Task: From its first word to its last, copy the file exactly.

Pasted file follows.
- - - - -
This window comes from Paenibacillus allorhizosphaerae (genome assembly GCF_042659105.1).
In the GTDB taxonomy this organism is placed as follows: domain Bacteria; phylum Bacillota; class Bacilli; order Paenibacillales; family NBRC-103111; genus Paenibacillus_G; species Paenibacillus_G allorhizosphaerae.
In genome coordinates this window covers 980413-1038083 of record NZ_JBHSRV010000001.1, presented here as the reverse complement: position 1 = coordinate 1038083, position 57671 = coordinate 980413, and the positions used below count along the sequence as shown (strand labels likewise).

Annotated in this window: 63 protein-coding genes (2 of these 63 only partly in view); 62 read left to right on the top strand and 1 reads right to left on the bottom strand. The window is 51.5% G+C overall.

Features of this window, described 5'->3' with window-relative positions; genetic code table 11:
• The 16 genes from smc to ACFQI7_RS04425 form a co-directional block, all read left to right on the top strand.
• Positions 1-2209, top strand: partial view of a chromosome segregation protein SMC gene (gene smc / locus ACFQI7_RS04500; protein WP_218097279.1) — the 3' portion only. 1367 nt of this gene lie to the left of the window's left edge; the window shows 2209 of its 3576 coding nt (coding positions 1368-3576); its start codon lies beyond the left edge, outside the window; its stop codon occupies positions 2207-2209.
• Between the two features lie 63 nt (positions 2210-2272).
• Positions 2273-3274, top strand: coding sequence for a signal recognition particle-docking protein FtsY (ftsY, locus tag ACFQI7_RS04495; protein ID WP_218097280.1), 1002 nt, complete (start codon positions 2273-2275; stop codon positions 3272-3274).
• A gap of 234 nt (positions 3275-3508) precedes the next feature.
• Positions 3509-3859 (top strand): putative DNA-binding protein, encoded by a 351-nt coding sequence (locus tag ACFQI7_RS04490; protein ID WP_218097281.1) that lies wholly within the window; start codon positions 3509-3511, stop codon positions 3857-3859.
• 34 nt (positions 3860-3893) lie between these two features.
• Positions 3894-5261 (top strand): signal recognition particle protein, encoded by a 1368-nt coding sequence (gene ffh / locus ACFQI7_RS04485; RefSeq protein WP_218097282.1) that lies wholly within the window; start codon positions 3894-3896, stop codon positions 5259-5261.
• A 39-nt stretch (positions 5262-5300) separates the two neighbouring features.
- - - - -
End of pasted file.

This window comes from Paenibacillus allorhizosphaerae (genome assembly GCF_042659105.1).
In the GTDB taxonomy this organism is placed as follows: domain Bacteria; phylum Bacillota; class Bacilli; order Paenibacillales; family NBRC-103111; genus Paenibacillus_G; species Paenibacillus_G allorhizosphaerae.
In genome coordinates this window covers 980413-1038083 of record NZ_JBHSRV010000001.1, presented here as the reverse complement: position 1 = coordinate 1038083, position 57671 = coordinate 980413, and the positions used below count along the sequence as shown (strand labels likewise).

Annotated in this window: 63 protein-coding genes (2 of these 63 only partly in view); 62 read left to right on the top strand and 1 reads right to left on the bottom strand. The window is 51.5% G+C overall.

Features of this window, described 5'->3' with window-relative positions; genetic code table 11:
• The 16 genes from smc to ACFQI7_RS04425 form a co-directional block, all read left to right on the top strand.
• Positions 1-2209, top strand: partial view of a chromosome segregation protein SMC gene (gene smc / locus ACFQI7_RS04500; protein WP_218097279.1) — the 3' portion only. 1367 nt of this gene lie to the left of the window's left edge; the window shows 2209 of its 3576 coding nt (coding positions 1368-3576); its start codon lies beyond the left edge, outside the window; its stop codon occupies positions 2207-2209.
• Between the two features lie 63 nt (positions 2210-2272).
• Positions 2273-3274, top strand: coding sequence for a signal recognition particle-docking protein FtsY (ftsY, locus tag ACFQI7_RS04495; protein ID WP_218097280.1), 1002 nt, complete (start codon positions 2273-2275; stop codon positions 3272-3274).
• A gap of 234 nt (positions 3275-3508) precedes the next feature.
• Positions 3509-3859 (top strand): putative DNA-binding protein, encoded by a 351-nt coding sequence (locus tag ACFQI7_RS04490; protein ID WP_218097281.1) that lies wholly within the window; start codon positions 3509-3511, stop codon positions 3857-3859.
• 34 nt (positions 3860-3893) lie between these two features.
• Positions 3894-5261 (top strand): signal recognition particle protein, encoded by a 1368-nt coding sequence (gene ffh / locus ACFQI7_RS04485; RefSeq protein WP_218097282.1) that lies wholly within the window; start codon positions 3894-3896, stop codon positions 5259-5261.
• A 39-nt stretch (positions 5262-5300) separates the two neighbouring features.